A middle school teacher in New Jersey has been fired after allegedly overdosing on fentanyl in front of his class, per NPR.
Frank Thompson, 57, was an art teacher at Roosevelt Intermediate School in Westfield, N.J., and has been charged with possession of a controlled dangerous substance, possession of drug paraphernalia and endangering the welfare of children.
Police said they found Thompson lying unconscious in a second-floor classroom after they had received a call from the school.
“Thompson was discovered and observed in distress by students and was actively being treated by a school nurse,” police said in a statement.
Thompson received a dose of naloxone from a school resource officer before police arrived, police said. Naloxone is used to reverse the effects of an overdose.
Frank Thompson Overdoses
“The Westfield Police Department continues to prioritize its ongoing partnership with the Westfield Public School System to ensure it has the safety and security resources it needs on a daily basis,” said Westfield Police Chief Christopher Battiloro.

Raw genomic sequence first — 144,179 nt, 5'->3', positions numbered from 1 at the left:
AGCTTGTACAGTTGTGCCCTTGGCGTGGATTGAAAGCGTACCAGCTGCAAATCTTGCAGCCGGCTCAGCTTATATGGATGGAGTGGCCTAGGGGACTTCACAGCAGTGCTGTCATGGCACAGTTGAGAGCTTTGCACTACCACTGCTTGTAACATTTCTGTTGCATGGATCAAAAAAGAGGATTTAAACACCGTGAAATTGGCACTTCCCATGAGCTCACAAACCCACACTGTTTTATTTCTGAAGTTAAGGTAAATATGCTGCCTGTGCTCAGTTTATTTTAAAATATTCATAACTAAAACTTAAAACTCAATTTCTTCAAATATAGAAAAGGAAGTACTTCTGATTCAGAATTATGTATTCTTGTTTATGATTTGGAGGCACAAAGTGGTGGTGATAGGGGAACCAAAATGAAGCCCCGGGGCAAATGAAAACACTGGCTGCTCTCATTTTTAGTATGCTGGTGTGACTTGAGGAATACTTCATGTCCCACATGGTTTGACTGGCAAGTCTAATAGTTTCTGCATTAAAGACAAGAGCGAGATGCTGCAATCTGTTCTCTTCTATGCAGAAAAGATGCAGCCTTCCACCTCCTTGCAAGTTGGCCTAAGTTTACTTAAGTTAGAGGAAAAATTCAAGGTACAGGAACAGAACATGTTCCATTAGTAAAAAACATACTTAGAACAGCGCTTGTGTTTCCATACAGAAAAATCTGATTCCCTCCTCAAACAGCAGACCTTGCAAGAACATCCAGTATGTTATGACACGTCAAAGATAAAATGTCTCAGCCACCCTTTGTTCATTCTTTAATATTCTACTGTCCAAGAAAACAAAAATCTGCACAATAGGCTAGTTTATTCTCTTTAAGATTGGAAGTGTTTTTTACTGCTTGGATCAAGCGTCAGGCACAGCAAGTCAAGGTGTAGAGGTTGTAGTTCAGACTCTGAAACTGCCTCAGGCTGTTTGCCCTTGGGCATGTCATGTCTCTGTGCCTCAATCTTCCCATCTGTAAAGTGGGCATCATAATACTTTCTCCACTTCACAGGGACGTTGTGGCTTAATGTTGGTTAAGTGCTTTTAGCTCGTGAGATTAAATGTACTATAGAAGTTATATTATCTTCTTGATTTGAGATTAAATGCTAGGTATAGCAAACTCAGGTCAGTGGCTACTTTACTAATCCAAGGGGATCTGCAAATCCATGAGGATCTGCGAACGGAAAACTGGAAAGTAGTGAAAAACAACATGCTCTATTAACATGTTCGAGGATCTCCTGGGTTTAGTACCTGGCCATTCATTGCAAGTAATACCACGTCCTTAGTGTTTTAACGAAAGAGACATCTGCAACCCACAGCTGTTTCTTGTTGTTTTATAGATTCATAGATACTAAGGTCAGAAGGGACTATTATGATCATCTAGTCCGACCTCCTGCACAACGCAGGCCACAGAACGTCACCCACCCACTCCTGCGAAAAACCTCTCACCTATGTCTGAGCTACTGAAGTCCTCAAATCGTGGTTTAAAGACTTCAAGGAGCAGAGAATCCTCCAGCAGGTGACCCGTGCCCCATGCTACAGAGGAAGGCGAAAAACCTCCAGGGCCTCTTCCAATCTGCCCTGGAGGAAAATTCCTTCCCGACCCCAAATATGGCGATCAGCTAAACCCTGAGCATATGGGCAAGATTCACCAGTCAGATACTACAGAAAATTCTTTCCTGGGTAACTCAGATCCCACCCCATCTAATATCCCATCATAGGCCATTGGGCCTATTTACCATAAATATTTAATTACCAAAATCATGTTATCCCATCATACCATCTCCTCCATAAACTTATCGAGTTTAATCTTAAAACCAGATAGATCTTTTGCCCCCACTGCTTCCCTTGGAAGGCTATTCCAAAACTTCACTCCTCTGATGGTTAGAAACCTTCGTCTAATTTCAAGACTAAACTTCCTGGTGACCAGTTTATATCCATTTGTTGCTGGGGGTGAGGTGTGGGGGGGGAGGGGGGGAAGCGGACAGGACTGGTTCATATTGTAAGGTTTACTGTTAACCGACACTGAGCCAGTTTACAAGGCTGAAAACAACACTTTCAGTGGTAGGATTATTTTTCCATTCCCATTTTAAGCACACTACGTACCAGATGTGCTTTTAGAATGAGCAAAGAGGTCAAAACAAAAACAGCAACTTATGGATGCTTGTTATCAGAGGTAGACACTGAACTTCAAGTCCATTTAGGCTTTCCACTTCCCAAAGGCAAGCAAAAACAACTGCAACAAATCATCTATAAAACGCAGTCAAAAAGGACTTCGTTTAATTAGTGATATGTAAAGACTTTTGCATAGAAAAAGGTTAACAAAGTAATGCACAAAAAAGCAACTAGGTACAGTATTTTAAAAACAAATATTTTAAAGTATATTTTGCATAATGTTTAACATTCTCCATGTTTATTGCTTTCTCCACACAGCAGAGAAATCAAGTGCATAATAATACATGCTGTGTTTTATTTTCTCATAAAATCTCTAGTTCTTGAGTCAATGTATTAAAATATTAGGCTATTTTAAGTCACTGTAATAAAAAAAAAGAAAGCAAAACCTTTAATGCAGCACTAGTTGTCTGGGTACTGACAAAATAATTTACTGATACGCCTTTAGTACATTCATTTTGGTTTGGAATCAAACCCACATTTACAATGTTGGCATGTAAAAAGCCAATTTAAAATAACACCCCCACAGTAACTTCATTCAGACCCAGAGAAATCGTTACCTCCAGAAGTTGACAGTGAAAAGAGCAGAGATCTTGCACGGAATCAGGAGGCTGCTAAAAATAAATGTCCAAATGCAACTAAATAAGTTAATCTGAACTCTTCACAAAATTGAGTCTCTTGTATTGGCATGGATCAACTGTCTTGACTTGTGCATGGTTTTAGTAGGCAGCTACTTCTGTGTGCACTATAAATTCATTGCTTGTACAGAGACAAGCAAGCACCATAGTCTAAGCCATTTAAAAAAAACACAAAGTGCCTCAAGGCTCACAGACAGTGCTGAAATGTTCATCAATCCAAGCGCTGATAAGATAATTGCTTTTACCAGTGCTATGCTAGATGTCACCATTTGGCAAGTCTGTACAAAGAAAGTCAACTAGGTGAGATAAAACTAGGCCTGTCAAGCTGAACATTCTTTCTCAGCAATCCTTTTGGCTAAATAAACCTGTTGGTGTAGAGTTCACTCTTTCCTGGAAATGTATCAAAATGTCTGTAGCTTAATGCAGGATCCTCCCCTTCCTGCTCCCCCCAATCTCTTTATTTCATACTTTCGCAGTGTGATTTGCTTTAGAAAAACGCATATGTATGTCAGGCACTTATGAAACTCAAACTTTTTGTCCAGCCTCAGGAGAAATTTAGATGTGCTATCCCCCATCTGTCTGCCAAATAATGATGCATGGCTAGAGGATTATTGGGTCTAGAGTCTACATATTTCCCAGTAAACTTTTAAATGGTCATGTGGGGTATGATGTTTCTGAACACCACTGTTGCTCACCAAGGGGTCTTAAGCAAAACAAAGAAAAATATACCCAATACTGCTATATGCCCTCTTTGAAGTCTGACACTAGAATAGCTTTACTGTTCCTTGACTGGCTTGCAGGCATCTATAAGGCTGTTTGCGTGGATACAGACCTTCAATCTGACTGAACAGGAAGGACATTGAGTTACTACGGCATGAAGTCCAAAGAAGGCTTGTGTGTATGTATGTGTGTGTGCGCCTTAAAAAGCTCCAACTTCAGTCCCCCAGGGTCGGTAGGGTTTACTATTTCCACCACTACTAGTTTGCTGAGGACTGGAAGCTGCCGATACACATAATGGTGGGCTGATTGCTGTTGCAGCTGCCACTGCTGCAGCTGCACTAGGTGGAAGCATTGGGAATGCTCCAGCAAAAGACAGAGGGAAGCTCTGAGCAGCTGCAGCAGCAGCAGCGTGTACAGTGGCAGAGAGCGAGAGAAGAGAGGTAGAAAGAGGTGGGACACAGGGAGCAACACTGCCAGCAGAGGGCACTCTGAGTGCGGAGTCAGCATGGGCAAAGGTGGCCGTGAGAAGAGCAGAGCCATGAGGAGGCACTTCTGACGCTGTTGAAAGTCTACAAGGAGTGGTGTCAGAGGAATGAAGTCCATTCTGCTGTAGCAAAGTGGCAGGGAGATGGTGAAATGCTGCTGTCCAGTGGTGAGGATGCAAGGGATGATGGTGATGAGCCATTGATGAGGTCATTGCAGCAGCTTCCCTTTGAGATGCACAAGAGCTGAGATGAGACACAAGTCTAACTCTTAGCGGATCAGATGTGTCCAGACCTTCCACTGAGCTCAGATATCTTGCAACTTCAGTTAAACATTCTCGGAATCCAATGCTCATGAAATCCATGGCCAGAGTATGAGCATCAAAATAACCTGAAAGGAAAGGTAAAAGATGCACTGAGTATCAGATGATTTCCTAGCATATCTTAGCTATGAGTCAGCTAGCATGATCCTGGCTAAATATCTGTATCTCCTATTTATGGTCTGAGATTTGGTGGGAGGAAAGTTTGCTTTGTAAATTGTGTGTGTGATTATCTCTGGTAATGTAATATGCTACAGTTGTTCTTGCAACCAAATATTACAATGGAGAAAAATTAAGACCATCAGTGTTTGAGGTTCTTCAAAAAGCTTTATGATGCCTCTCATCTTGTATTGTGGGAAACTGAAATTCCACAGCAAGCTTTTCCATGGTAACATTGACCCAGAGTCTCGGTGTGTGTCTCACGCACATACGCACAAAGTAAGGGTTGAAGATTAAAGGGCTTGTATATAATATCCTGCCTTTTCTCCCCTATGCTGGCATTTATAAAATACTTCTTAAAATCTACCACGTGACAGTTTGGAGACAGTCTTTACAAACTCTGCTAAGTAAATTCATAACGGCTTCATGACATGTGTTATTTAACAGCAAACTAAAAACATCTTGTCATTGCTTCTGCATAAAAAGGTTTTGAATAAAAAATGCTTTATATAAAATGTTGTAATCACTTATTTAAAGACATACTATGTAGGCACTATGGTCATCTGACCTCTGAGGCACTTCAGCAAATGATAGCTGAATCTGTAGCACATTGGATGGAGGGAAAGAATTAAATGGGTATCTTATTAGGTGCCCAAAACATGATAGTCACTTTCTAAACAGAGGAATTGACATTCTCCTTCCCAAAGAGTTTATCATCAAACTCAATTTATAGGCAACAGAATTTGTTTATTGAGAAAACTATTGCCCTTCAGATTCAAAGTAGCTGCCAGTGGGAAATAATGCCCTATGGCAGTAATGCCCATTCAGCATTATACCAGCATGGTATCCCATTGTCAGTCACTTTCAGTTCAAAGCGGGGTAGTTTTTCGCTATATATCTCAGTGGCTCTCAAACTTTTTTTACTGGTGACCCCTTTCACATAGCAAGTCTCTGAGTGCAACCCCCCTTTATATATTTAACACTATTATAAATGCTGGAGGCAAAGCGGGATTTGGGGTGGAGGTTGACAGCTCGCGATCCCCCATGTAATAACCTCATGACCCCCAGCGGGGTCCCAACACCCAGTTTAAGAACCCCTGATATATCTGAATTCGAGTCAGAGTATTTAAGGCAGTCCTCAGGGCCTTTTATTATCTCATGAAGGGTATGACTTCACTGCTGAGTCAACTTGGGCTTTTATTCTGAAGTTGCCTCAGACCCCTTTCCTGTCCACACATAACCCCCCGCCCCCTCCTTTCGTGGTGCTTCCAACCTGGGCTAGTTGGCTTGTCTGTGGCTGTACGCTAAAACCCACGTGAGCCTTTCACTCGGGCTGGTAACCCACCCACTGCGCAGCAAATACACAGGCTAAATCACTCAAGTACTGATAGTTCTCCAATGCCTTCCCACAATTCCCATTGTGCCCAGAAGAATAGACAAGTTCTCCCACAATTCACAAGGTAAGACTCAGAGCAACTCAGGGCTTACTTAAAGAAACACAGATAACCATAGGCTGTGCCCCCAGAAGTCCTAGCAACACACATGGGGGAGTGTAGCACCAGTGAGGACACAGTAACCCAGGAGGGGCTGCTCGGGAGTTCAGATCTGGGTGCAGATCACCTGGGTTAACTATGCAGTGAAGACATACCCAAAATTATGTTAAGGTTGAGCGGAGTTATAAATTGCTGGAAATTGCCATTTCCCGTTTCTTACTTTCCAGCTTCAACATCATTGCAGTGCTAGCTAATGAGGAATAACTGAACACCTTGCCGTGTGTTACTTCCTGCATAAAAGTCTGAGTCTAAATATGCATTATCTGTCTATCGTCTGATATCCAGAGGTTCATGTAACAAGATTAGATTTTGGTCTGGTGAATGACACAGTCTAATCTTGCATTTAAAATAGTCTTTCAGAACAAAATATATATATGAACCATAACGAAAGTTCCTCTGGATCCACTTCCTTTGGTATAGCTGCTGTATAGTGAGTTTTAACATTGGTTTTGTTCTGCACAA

Thompson’s bio on WestfieldNJ.com reads:
“I’ve always loved art. In school, art was the subject I looked forward to the most. As a child I loved to draw. When I got older and gained experience in various mediums I discovered I enjoyed many forms of visual expression, including sculpture, ceramics, weaving, mosaic, and jewelry making. As a student, first in public school and then college, I can remember the freedom I felt through creative expression and the sense of accomplishment that came from learning a new process or technique.
I feel that I can make use of all that involvement in art has to offer, for is what I know best and feel most passionately for. This is why I decided to become an art teacher. Its my strong belief that the active manipulation of the senses that activities in art entail make other subjects more meaningful. A quality art experience in conjunction with academics will surely produce a more well-rounded, higher thinking individual. This makes teaching in a town like Westfield, which is so supportive of the arts, a pleasure and a great opportunity.”
He is due in court on Feb. 1.